Mod Sun wasn’t planning to act in Good Mourning, the stoner comedy he co-wrote with best friend Machine Gun Kelly. The pair decided they would co-direct, but Mod thought it would be easier for him to stay behind the camera, while Kelly (credited as Colson Baker) starred as London Clash. But during table reads, Mod kept taking the part of Dylan, a friend and roommate of London’s, until he got too close to the character. And so Mod — a pop-punk musician used to performing only onstage — learned to direct with his head submerged in a bowl of cereal.
See, early in the film, after consoling London over what he thinks is a breakup text from his girlfriend, Dylan falls asleep in a bowl of Froot Loops. As London and his other friends (played by possible wife Megan Fox and IRL friend Pete Davidson) plot to get London’s girlfriend back, and smoke a ton of weed in the process, Dylan spends much of the film zonked out in his cereal. Mod, who’s “super-meticulous about details and continuity,” would dunk his head back into the cereal for every take in which the kitchen was visible, glancing at a well-angled monitor to direct. “Totally could have gotten away with not doing that!” he says.
Chalk it up to Mod’s commitment to his first major film. (Kelly has an acting résumé with credits including Beyond the Lights, Bird Box, and The King of Staten Island.) Also a testament to Mod’s commitment? Getting his fiancée, Avril Lavigne, involved in the project for a cameo as herself. (His character thinks Lavigne wrote “Sk8er Boi” about him.) Mod spoke to Vulture about working with Lavigne on Good Mourning, along with the “real life” inspiration behind the movie and his new music.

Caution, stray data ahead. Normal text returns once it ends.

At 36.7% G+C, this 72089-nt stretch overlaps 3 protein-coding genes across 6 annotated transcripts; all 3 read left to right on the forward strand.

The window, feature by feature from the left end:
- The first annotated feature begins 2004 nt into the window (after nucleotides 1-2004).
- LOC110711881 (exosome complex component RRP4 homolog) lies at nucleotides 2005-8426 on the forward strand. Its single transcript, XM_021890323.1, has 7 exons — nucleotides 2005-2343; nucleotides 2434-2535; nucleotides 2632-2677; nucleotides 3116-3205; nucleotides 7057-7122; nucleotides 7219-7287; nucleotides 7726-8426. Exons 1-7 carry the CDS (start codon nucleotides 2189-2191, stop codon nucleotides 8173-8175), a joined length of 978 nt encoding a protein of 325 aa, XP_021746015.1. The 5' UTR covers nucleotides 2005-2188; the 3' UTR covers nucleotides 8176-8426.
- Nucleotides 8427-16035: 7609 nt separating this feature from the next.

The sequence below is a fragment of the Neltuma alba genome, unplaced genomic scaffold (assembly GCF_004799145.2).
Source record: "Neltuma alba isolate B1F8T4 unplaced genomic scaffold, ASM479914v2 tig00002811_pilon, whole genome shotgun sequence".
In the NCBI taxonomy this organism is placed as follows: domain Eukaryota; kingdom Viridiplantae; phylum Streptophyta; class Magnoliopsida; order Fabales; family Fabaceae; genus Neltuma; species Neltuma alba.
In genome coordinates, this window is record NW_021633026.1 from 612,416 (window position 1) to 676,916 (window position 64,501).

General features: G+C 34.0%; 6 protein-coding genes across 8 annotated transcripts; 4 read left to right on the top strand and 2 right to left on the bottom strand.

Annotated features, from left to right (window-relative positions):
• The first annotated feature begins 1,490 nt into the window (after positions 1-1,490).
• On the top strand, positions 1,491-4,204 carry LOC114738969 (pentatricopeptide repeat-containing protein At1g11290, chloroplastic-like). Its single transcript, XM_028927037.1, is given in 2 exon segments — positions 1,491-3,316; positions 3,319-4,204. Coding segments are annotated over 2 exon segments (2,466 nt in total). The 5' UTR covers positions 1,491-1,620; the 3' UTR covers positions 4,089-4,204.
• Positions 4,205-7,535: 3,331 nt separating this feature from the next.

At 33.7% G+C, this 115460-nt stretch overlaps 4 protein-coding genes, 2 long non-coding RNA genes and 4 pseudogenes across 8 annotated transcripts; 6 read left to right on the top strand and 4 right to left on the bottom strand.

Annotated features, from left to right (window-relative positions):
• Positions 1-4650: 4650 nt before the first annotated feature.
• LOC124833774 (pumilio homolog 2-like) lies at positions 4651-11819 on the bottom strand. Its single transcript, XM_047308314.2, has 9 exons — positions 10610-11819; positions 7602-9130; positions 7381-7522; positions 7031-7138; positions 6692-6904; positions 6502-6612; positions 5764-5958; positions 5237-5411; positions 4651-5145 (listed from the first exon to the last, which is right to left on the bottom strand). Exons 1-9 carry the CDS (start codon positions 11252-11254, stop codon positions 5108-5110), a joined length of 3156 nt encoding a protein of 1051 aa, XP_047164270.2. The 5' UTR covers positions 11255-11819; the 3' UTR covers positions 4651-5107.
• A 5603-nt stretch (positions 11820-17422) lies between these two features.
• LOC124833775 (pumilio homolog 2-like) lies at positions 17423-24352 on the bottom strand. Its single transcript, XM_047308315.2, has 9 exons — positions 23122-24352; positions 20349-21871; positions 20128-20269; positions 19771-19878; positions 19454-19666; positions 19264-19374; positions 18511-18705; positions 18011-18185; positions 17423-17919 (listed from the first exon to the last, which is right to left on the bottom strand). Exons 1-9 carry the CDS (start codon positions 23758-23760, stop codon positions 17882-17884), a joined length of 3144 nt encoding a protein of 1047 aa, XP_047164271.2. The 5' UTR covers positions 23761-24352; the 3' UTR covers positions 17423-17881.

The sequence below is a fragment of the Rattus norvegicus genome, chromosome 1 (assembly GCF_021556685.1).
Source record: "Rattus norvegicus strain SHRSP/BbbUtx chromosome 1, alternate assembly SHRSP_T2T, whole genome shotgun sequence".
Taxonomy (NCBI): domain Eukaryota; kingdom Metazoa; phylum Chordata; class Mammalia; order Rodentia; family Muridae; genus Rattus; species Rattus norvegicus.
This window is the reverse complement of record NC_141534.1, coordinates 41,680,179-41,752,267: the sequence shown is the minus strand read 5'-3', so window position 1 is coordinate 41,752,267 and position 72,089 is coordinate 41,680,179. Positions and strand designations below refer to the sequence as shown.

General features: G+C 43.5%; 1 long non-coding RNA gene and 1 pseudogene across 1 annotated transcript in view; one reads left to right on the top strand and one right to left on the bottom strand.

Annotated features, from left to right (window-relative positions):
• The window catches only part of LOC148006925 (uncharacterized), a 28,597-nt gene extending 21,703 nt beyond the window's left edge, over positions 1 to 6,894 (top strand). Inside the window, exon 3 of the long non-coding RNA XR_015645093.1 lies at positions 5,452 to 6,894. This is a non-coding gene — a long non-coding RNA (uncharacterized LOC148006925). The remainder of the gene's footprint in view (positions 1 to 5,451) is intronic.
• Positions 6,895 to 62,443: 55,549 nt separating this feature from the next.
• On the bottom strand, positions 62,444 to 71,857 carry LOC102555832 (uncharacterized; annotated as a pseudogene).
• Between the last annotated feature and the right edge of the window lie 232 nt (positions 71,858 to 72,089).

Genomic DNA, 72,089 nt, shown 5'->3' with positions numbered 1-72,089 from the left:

Where did the idea for this movie’s premise come from?
Not to sound cliché at all, it’s all completely real life. Right at the start of the pandemic, Kellz and Megan Fox had just started talking and were pursuing the idea of a relationship. She had to leave town to go shoot a movie overseas in some wild destination that had, like, no cell-phone service. She had basically sent him this text message that was very ominous, and he interpreted it as a breakup text and then couldn’t get ahold of her for three weeks. So he’s going through this, and me being a good best friend, I’m like, “We need to do something to keep your mind off this.” He’s like, “Why not turn this into a movie?” And I’m like, “For sure, let’s turn it into a movie!” And so we spent a month, every single day, like 15-, 16-hour days, writing this script. At this time, Kellz was living in a house with five of his best friends, so the whole thematics of asking for relationship advice from your closest friends, who all live with you, that’s all real. The whole text-message thing, it’s all real. And we did our best to stay as close to the truth as possible.
You’re saying it’s all real, so how much weed was involved in the creation of this movie?
Serious pounds and pounds and pounds. At this point in my weed-smoking endeavors, I was smoking an ounce a day, and next thing, me and Kellz, we were at like two ounces a day. There wasn’t a moment — we also come to find that we think we’re funnier when we’re high. Imagine that.
You both co-directed, but Kelly stayed in front of the camera a lot more, while you were behind it. What was that like for you?
I got to witness the magic unfold. I got to learn how to be a great director, which is to create a space where everyone feels no judgment and they won’t be embarrassed to try something. What I learned most is that the script just gets you to set — and I’ll go by this for the rest of my life. Once you’re on set, you’re trying to capture magic, and the magic happens when people feel comfortable enough to do whatever the moment is telling them to do. All the greatest parts in the movie were completely off script.